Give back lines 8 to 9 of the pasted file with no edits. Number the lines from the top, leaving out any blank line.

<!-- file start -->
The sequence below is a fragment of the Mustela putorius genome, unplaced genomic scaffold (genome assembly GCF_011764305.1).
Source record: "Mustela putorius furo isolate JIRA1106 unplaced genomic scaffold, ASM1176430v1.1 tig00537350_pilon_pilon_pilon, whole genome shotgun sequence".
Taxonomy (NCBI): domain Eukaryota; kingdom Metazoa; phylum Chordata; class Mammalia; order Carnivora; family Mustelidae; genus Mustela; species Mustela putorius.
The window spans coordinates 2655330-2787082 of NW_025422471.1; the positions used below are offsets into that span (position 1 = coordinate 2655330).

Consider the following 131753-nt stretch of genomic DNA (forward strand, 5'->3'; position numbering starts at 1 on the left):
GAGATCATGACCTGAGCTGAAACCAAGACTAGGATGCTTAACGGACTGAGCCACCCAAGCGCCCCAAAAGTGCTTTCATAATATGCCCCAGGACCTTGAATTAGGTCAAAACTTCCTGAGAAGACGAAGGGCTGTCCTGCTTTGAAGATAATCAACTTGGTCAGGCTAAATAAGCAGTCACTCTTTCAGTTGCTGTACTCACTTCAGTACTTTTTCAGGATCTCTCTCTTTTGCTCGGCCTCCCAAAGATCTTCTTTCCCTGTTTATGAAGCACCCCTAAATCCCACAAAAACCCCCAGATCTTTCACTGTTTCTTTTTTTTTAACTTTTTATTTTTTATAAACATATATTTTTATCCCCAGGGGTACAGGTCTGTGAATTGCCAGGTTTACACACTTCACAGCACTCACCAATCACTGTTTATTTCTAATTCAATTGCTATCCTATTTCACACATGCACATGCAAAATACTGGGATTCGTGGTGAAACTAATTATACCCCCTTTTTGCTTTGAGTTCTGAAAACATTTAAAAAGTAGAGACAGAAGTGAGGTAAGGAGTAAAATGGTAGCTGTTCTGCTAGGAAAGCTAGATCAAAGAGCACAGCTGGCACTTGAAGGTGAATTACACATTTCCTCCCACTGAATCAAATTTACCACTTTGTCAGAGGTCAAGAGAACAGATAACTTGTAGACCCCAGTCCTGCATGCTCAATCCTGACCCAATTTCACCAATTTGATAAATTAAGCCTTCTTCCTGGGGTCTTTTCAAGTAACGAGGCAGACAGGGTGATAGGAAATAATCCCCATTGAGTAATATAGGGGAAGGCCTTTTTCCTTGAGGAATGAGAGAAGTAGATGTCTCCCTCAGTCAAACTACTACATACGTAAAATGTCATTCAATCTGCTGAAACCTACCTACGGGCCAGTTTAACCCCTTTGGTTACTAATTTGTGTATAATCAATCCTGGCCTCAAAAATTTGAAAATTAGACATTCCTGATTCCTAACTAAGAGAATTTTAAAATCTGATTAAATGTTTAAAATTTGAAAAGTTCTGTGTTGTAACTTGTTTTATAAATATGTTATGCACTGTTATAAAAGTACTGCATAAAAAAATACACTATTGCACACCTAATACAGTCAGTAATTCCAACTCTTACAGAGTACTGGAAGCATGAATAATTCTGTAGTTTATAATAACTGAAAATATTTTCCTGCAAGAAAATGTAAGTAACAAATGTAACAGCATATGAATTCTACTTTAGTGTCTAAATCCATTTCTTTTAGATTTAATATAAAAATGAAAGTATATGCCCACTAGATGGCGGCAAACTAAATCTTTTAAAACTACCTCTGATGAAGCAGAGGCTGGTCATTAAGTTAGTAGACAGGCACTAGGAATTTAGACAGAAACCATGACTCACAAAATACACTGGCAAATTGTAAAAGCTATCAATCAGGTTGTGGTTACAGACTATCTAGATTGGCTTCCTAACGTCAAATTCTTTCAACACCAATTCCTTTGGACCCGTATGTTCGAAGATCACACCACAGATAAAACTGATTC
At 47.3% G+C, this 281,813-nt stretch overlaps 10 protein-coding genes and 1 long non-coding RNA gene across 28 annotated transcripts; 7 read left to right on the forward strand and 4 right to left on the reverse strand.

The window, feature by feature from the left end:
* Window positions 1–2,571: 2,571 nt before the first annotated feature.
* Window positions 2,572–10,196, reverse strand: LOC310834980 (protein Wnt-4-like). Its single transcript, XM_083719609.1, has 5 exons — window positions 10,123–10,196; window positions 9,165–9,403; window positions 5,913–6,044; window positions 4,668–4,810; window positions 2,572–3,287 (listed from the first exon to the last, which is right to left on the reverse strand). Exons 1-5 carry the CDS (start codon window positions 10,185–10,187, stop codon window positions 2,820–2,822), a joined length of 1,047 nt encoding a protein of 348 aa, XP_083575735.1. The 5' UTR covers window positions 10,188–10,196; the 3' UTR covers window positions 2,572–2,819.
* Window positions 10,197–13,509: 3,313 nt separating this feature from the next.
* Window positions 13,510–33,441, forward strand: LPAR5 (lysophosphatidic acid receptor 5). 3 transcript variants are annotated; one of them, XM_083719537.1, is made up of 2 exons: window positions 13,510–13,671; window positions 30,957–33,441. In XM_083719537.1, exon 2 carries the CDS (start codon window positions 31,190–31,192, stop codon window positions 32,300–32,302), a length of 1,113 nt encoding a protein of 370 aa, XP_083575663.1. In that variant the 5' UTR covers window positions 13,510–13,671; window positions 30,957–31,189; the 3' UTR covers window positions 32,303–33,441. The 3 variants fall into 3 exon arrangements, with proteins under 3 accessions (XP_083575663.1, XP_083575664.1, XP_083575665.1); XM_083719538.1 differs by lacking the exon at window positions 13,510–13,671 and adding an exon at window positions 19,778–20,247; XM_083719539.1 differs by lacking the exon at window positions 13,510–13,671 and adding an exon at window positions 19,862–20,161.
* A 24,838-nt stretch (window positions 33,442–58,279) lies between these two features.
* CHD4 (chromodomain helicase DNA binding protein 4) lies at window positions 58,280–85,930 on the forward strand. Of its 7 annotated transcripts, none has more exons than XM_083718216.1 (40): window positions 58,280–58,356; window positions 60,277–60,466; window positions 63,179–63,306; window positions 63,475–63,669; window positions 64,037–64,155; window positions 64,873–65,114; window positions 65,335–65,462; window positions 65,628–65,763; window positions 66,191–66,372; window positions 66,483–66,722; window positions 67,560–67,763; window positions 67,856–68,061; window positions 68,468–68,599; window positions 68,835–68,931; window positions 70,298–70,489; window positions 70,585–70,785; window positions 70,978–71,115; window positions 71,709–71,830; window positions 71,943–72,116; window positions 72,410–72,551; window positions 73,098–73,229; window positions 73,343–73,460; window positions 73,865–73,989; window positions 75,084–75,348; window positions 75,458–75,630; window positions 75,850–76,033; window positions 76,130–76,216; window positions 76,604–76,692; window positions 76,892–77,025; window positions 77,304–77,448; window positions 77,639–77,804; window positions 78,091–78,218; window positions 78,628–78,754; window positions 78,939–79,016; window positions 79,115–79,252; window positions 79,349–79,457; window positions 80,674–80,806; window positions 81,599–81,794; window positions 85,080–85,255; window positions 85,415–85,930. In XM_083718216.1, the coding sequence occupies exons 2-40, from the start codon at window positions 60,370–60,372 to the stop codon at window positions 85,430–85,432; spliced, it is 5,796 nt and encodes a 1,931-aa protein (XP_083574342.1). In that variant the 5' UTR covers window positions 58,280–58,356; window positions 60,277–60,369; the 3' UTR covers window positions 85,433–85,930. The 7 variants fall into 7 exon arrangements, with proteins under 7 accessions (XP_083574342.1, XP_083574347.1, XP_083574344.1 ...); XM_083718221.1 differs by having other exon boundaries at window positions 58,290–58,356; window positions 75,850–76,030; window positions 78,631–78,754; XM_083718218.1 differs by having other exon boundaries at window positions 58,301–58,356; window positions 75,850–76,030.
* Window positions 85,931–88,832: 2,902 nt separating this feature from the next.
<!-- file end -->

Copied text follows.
The window, feature by feature from the left end:
* Window positions 1–2,571: 2,571 nt before the first annotated feature.